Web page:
(EDITOR'S NOTE: Charles Black, Enquirer military writer, has returned home after four months in Viet Nam. He was with men of the 1st Cavalry Division during many of their recent engagements with Communist guerrillas, and his articles on the war will continue in The Enquirer daily.)
By CHARLES BLACK
Enquirer Military Writer
Dawn broke over the bullet-scored trees behind which Capt. John Fox's Company A, 2nd Battalion, 12th Cavalry had spent the night following a day of fighting at the site of a North Vietnamese Army field hospital hidden near the Tae River.
The hospital had treated wounded from the PAVN siege of the Special Forces camp at Plei Me, and a fanatical battalion of Communists had been defending the place.
Lt. Col. John Stockton surprised them by landing his 1st Squadron 9th Cavalry rifle teams, commanded by Capt. John Oliver during the battle, behind the defense positions.
During the night men had gone in and out of the perimeter of Company A, reinforced by the reconnaisance platoon from the 1st Battalion (airborne) 12th Cavalry, carrying loads of surgical equipment, medicine, weapons and equipment which was found scattered over the battleground.
Lt. Bill Schiebler woke me up at dawn after a night unmarred by action and said he was taking out a patrol to scout the area where the North Vietnamese had retreated just before dark.
"We're fairly certain they broke contact and ran after that last violent firefight, but we're going to go look," he said.
While the patrol was forming I looked at the pile of equipment other patrols had brought in during the night. There were PAVN rucksacks filled with new surgical implements of all descriptions. A doctor later estimated that more than $40,000 worth of medicines and $100,000 worth of equipment was captured.
There were a lot of weapons as well: good automatic rifles from Russia, wicked little sub-machine guns from China, other gear with North Korean stampings, machine guns, mortars, rocket launchers and a huge pile of uniforms and web gear.
There was also a collection of documents, including what was possibly the most important item captured during the entire Plei Me campaign.
The document was a beautifully drafted sketch map with trails outlined in red and a set of carefully numbered crosses.
When it was taken back to Lt. Col. Harlowe Clark's 1st Brigade headquarters at the Catecka tea plantation, it gave intelligence officers a clear grasp of PAVN routes and possible concentrations. It became the basis for operations which had continuous success. In fact the Plei Me campaign was a marked reversal of almost every tradition in the Viet Nam conflict in this field of intelligence.
For the first time, the Communists were in the position of knowing less about the opposition than the opposition knew about them.
Variety of Sources
The intelligence gained by a gung ho military intelligence detachment (the unit’s sign at its headquarters at An Khe identified it as “Detachment .007,” but the designation is not believed to be official, and Lt. Col. George Lang, the division G-2, came from a variety of sources.
The hawk-eyed, hawk-swift scout helicopters and daring rifle teams of Stockton's outfit, the prisoners captured in record number during the campaign, the astute eyes of the soldiers and officers of the fighting battalions, all contributed.
The Special Forces teams in the area proved to have a wealth of information and details which filled the gaps. When the picture was pieced together, the 1st Cavalry Division had an amazingly complete dossier of the enemy and how to find him.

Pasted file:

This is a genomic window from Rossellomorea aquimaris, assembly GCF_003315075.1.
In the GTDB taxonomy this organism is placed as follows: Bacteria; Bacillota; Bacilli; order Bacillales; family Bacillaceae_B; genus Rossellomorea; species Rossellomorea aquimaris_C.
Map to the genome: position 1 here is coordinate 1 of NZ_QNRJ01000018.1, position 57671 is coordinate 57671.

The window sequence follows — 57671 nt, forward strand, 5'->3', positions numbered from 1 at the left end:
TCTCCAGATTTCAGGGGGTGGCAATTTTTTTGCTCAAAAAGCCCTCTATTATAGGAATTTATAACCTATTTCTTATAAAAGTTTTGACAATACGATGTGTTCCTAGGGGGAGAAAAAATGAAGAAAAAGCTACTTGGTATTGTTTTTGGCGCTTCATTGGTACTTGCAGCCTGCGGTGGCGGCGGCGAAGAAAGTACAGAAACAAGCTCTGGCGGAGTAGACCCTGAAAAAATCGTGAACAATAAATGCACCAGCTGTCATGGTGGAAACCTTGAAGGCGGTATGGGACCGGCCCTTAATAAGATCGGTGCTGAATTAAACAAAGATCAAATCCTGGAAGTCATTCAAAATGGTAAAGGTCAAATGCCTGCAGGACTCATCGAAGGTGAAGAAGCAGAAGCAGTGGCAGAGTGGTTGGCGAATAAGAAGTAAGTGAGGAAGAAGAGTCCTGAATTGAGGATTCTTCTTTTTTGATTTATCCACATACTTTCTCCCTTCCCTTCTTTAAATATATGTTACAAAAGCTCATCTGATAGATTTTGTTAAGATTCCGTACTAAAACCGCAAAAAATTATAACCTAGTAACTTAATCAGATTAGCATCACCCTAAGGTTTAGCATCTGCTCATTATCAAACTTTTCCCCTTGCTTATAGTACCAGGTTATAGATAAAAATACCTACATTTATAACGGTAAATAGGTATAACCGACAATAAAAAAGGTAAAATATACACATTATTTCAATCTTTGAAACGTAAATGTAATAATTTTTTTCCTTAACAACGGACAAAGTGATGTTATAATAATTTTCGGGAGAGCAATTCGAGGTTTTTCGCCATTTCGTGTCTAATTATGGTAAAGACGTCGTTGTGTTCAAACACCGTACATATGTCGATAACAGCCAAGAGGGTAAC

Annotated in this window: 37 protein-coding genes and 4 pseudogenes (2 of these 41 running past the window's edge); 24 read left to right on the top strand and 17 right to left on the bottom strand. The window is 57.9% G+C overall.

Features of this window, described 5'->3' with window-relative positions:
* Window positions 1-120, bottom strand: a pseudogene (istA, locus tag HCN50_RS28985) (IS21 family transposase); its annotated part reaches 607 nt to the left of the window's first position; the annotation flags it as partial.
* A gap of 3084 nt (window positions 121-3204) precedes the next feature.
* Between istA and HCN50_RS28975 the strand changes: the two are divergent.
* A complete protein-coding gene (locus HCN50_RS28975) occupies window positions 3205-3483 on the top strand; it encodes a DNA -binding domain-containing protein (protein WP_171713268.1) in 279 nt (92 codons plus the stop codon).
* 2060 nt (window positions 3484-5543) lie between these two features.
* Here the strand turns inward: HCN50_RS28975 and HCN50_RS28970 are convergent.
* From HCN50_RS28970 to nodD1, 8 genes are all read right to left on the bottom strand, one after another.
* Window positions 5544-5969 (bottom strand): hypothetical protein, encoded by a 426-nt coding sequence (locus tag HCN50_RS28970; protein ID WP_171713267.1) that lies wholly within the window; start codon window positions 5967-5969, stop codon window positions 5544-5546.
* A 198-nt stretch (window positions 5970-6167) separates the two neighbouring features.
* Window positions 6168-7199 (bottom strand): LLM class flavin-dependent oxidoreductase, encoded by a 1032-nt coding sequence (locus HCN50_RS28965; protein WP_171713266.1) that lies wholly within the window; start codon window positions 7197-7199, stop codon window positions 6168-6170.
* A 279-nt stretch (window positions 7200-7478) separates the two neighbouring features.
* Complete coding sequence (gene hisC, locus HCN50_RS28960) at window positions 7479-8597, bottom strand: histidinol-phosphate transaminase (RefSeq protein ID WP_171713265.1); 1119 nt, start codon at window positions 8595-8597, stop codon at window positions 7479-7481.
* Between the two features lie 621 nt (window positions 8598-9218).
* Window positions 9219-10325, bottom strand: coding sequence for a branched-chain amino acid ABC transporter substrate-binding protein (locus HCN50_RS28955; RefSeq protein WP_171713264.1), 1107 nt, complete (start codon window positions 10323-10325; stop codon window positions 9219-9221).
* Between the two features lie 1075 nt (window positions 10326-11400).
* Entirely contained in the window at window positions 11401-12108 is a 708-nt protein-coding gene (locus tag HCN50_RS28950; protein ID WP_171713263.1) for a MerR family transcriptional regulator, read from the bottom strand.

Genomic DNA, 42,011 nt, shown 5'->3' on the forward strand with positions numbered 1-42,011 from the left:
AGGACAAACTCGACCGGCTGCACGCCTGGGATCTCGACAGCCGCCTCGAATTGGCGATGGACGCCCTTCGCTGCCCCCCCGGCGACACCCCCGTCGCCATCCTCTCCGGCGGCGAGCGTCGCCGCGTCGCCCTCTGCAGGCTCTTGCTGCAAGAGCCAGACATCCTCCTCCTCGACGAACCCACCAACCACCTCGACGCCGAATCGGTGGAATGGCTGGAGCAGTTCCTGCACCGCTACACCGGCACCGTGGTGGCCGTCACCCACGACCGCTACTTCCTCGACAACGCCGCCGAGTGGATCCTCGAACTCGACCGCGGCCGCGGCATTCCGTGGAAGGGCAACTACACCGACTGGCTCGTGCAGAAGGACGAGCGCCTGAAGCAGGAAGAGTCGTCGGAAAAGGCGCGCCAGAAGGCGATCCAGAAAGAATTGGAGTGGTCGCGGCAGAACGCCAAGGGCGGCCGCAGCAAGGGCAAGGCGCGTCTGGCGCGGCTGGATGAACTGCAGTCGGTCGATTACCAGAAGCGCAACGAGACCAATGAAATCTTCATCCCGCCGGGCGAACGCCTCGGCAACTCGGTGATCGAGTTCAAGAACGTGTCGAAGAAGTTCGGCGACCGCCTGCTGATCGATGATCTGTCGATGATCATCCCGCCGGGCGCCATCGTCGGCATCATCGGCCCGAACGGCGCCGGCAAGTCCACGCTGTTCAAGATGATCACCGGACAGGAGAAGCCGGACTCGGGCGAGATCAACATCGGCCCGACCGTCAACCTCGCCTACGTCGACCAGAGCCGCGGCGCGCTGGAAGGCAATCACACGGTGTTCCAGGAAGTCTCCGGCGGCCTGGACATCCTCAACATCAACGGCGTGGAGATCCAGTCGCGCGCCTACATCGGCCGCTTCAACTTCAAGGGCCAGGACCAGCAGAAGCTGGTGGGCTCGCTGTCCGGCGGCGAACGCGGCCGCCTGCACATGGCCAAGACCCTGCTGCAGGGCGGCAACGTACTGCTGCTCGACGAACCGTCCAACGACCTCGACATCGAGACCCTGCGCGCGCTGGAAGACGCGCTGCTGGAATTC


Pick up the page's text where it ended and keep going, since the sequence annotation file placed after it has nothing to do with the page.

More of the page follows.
The riflemen, artillerymen, aerial artillerymen and Air Force tactical pilots knew how to beat him when he was found.
The first real break came with 46 prisoners captured during the Nov. 1 fighting on the Tae River. The map and the papers found on the battlefield, even the rations and equipment carried by the North Vietnamese soldiers, turned that break into a breakthrough in the weeks ahead.
That morning, however, the pile of equipment and boxes of papers was simply a place for curious soldiers to gather and talk and to add their own load to the pile.
The 15-man patrol eased out of camp and two others headed in other directions on the same mission. I went along with Schiebler. Such a morning stroll is guaranteed to wake up even the most lethargic riser.
We all breathed easier about 30 minutes later when 30 bright eyes -- all straining and wary -- peeked through a screen of brush and surveyed an abandoned hill slope, a trail without enemy soldiers and a field with a single, lonely deserted Montagnard hut in its center. The creek which drained this area twisted through the field toward the Tae River.
The things Schiebler’s patrol found, when P-Sgt. Robert Carruthers had eased back from a solitary scout of the area and the rest of us moved down the slope, gave me another look at PAVN tactics which added to the impression that they stick very closely to a good, but stereotyped, book written by the Chinese Communist route armies back in 1939.
The location of the hospital itself, for example, was right out of that book, and it is almost certain that if a situation similar to the Plei Me siege arises again, the next hospital will be similarly located.
The fact that PAVN wounded must be carried or walk on their own dictates that the hospital must be within a night’s march of the forward collection point for the wounded. That point is about 1˝ miles from the battle. The hospital will always be less than 10 miles from there, according to the old Chinese tactical book.
The defense of this hospital was out of the same book.
© Columbus Ledger-Enquirer
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